Jazz can be too complex for its own good and come off more as a personal pursuit than something for mass consumption. But when it’s good, it’s transportive. Turkish-born/Boston-based vocalist Nazan Nihal and pianist Utar Artun are amazing in their own right, and when they join forces with world musicians from places such as China, Iraq, Finland, the USA, and the Near East, they are spectacular. Neotolian Song mixes Turkish song, originals, and jazz in an ethereal West-meets-East brew of everything from piano, cello, violin, guitar, and drums to Chinese flute and erhu (two-stringed fiddle) to Turkish ney (flute), oud (mandolin-like lute) and qunun (zither). Nihal’s vocal range is so wide that on the title track her high notes approach the pain threshold. By contrast, “Manastir T” is as delicate as a glass figurine, and her take on an ancient melody in “Lydianic” is bird-like. Thoughtful arrangements abound. The strings in “G + El Kuruttum” cry out like a muezzin over Artun’s rain-like piano notes. “Pendulum” swings like its namesake, with dancing vocals, pulsing instruments, and big cascades of piano; “Rondo Afro Turca” mixes vocal thrums and scat with a tune reminiscent of breezy Latin jazz; and “Degmen Benim” scurries with the suggestiveness of a tune chasing itself. This is a triumphant release. ★★★★★
@nazannihal #utarartun

Do you want to dance? Ahmed Janka Nabay fled the civil wars of Sierra Leone and now lives in the United States, but he’s still the foremost modernizer of Bubu music, which began life as ritual witchcraft music for the Temne peoples, but now beguiles in a different way; it’s played during Ramadan! Nabay takes it to the party on Build Music. Although songs like “Sabonay 2016” bear serious messages such as women’s empowerment and peace, the instrumentation would be more at home in a discotheque. Traditional Bubu melodies use bamboo flutes and blown metal pipes, but Nabay’s band mostly uses Casio keyboards. In fact, most of the album consists of three or four repeated notes that sound as if they could have been made on a child’s melodic. Add consistent beats and Nabay’s voice, which is at turns growly, polished, or winsomely sexy and is backed by a female chorus. “Santa Monica” is another that touches on weighty matters—his harassment by local police—but has a sunny feel. Most of the album is even lighter—“Bubu Dub” with its repeated lines “My baby loves to dance/she likes to sing… all she does is jump and dance;” or the Caribbean-like “Stop Jealous” with decidedly non-poetic lyrics such as: “Oh my baby, I really love you… Baby I love you… I love… My baby I love you.” Okay, so don’t look for a Nobel literature prize, but if you want to sweat and shake, this one will answer. ★★★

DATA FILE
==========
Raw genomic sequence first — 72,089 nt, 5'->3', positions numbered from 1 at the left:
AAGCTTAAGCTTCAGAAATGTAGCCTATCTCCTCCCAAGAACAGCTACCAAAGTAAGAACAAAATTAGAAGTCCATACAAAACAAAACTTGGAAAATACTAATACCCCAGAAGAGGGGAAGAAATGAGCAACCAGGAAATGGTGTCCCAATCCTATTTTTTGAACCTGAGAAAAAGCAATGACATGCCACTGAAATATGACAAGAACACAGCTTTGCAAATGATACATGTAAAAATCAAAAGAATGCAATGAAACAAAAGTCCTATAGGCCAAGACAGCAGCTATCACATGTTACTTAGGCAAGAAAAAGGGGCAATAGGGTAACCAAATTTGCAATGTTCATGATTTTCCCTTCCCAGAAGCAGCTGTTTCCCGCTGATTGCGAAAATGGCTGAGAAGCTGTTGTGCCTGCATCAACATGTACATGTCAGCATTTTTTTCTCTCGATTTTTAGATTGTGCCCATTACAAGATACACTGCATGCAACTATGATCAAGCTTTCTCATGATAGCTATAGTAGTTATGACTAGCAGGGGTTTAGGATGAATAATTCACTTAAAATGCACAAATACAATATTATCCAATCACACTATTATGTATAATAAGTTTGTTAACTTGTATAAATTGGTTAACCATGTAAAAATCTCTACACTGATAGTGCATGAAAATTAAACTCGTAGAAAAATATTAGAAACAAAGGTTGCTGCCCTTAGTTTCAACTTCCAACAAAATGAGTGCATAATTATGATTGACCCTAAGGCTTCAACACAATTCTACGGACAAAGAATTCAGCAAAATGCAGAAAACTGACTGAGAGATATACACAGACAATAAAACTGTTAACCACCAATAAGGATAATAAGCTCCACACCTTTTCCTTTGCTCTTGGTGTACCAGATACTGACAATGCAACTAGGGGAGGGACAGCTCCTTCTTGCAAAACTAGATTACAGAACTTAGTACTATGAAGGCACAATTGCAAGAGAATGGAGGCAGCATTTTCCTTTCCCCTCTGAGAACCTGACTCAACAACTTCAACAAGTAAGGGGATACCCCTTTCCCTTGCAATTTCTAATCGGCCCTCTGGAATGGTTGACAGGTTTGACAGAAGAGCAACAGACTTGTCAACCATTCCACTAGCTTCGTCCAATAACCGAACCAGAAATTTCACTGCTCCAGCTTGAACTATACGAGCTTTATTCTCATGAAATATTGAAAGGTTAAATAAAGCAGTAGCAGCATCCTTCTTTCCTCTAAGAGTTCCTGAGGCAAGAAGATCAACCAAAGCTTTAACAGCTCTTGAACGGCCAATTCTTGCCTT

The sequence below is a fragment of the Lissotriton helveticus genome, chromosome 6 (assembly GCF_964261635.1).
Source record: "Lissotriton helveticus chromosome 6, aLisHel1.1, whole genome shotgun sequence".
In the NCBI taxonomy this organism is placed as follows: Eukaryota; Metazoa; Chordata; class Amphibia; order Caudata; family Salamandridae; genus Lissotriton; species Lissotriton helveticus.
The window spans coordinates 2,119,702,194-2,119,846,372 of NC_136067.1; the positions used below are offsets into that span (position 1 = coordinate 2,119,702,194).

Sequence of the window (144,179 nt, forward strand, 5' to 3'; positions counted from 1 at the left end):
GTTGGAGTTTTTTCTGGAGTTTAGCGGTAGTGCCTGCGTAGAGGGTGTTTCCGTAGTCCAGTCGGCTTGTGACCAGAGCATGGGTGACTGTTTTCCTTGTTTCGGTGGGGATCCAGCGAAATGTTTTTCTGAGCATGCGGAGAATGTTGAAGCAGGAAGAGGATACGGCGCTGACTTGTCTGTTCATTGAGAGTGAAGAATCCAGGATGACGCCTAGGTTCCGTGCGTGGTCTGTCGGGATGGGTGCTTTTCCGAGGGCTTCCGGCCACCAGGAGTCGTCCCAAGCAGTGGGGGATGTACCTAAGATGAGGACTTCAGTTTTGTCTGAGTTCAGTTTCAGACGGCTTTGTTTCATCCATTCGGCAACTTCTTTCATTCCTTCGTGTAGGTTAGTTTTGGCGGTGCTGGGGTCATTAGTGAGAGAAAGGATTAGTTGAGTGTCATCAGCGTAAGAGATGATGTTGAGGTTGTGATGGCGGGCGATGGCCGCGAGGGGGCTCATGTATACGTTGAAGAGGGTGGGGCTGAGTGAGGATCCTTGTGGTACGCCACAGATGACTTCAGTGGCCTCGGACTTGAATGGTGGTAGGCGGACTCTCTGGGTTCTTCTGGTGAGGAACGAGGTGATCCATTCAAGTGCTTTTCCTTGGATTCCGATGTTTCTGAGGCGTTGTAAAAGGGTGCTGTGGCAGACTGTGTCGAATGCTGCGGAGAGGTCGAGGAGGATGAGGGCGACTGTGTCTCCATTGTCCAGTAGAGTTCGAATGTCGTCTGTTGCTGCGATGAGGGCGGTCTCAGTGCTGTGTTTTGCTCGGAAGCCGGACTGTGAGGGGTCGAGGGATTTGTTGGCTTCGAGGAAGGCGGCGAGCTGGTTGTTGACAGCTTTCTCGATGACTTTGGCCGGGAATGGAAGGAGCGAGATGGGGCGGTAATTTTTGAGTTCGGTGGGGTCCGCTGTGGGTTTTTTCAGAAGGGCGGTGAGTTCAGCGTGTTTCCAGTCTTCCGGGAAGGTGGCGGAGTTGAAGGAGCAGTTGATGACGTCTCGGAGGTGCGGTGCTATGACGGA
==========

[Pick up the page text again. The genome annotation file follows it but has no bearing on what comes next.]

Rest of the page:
The world needs more folks like the dozen musicians in The Nile Project. Their new album Jinja is a follow-up to 2013’s Aswan and like it, seeks to unite and educate peoples who live in the eleven nations along the 4,258-mile-long Nile. The group brings together musicians from Burundi, Egypt, Ethiopia, Kenya, Rwanda, Sudan, and Uganda, sings in six languages, harmonizes voices, and blends various lyres, harps, flutes, and guitar styles. The sound is, at heart polyrhythmic and the percussion a complex marvel. That such things happen amidst songs that at first listen seem simple is testament to the musicianship. The harp on “Mulungi Munange” is so light that it evokes a balalaika, but suddenly electric instruments intrude with a big bump and female ensemble singing powers a piece in which the percussionists pound through, across, and into the melody. Later a male voice is added, but it’s like a knife slicing into the mix. The result is edgy, filled with nervous energy, and pop-like in feel without being like any pop you’ve ever heard. All sorts of modes emerge: the North Africa ambience of “Allah Bagy” with its trance-like and praiseful lyricism; the improv horns of “Tenseo” with a dramatic male voice that would be operatic were it not for its microtonal slides; the kora/saxophone/guitar/vocal conversations in “Biwelewle” that create a hooky melody; and the emotive vocals and muscular instrumentation of “Ya Abal Wuha.” Another amazing piece is “Uruzi Nil,” which is quick-paced and scurrying and its flute/electric mix reminiscent of Jethro Tull in places, yet is also jazzy and free-spirited. Kahlil Gibran once said that, “Music is the language of the spirit. It opens the secret of life bringing peace, abolishing strife.” The Nile Project is certainly doing its best to make that true. ★★★★★